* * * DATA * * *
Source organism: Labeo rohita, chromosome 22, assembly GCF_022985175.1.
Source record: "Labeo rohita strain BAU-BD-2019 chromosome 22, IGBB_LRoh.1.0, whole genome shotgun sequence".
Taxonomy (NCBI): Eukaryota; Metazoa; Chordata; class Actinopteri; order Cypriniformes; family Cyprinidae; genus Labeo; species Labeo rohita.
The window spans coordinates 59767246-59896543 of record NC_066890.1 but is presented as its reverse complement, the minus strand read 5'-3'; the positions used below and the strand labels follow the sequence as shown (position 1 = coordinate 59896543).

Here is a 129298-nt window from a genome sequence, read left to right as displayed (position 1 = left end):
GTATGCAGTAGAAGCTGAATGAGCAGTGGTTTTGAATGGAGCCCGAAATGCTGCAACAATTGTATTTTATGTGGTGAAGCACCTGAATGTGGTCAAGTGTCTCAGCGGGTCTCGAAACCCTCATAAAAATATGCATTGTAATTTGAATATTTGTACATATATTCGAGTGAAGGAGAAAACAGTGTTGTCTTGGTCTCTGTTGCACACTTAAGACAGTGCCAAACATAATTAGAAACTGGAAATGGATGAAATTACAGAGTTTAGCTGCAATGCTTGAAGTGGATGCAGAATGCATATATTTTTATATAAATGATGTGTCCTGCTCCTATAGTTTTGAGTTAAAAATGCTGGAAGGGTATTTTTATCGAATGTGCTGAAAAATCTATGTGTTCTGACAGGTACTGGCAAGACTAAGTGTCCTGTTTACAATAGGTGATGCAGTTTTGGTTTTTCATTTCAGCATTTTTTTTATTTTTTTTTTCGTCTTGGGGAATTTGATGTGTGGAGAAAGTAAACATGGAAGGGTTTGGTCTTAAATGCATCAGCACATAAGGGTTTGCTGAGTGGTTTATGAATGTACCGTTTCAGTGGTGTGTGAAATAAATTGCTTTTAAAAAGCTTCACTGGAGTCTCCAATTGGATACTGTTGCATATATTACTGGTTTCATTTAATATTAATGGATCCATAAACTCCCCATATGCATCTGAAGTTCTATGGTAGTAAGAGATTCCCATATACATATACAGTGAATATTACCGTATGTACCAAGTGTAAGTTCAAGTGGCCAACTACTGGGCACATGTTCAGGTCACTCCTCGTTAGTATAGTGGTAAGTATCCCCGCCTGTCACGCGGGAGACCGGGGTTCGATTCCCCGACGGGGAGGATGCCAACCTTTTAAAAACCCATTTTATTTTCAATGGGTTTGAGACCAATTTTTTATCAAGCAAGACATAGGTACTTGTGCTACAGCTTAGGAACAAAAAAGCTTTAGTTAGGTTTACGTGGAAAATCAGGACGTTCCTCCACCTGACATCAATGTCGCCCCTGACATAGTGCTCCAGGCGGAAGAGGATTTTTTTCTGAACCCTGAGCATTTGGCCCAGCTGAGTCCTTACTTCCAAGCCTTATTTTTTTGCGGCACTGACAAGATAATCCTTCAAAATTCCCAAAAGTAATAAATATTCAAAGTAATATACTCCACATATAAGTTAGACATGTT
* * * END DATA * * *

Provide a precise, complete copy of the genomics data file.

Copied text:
Source organism: Labeo rohita, chromosome 22, assembly GCF_022985175.1.
Source record: "Labeo rohita strain BAU-BD-2019 chromosome 22, IGBB_LRoh.1.0, whole genome shotgun sequence".
Taxonomy (NCBI): Eukaryota; Metazoa; Chordata; class Actinopteri; order Cypriniformes; family Cyprinidae; genus Labeo; species Labeo rohita.
The window spans coordinates 59767246-59896543 of record NC_066890.1 but is presented as its reverse complement, the minus strand read 5'-3'; the positions used below and the strand labels follow the sequence as shown (position 1 = coordinate 59896543).

Here is a 129298-nt window from a genome sequence, read left to right as displayed (position 1 = left end):
GTATGCAGTAGAAGCTGAATGAGCAGTGGTTTTGAATGGAGCCCGAAATGCTGCAACAATTGTATTTTATGTGGTGAAGCACCTGAATGTGGTCAAGTGTCTCAGCGGGTCTCGAAACCCTCATAAAAATATGCATTGTAATTTGAATATTTGTACATATATTCGAGTGAAGGAGAAAACAGTGTTGTCTTGGTCTCTGTTGCACACTTAAGACAGTGCCAAACATAATTAGAAACTGGAAATGGATGAAATTACAGAGTTTAGCTGCAATGCTTGAAGTGGATGCAGAATGCATATATTTTTATATAAATGATGTGTCCTGCTCCTATAGTTTTGAGTTAAAAATGCTGGAAGGGTATTTTTATCGAATGTGCTGAAAAATCTATGTGTTCTGACAGGTACTGGCAAGACTAAGTGTCCTGTTTACAATAGGTGATGCAGTTTTGGTTTTTCATTTCAGCATTTTTTTTATTTTTTTTTTCGTCTTGGGGAATTTGATGTGTGGAGAAAGTAAACATGGAAGGGTTTGGTCTTAAATGCATCAGCACATAAGGGTTTGCTGAGTGGTTTATGAATGTACCGTTTCAGTGGTGTGTGAAATAAATTGCTTTTAAAAAGCTTCACTGGAGTCTCCAATTGGATACTGTTGCATATATTACTGGTTTCATTTAATATTAATGGATCCATAAACTCCCCATATGCATCTGAAGTTCTATGGTAGTAAGAGATTCCCATATACATATACAGTGAATATTACCGTATGTACCAAGTGTAAGTTCAAGTGGCCAACTACTGGGCACATGTTCAGGTCACTCCTCGTTAGTATAGTGGTAAGTATCCCCGCCTGTCACGCGGGAGACCGGGGTTCGATTCCCCGACGGGGAGGATGCCAACCTTTTAAAAACCCATTTTATTTTCAATGGGTTTGAGACCAATTTTTTATCAAGCAAGACATAGGTACTTGTGCTACAGCTTAGGAACAAAAAAGCTTTAGTTAGGTTTACGTGGAAAATCAGGACGTTCCTCCACCTGACATCAATGTCGCCCCTGACATAGTGCTCCAGGCGGAAGAGGATTTTTTTCTGAACCCTGAGCATTTGGCCCAGCTGAGTCCTTACTTCCAAGCCTTATTTTTTTGCGGCACTGACAAGATAATCCTTCAAAATTCCCAAAAGTAATAAATATTCAAAGTAATATACTCCACATATAAGTTAGACATGTT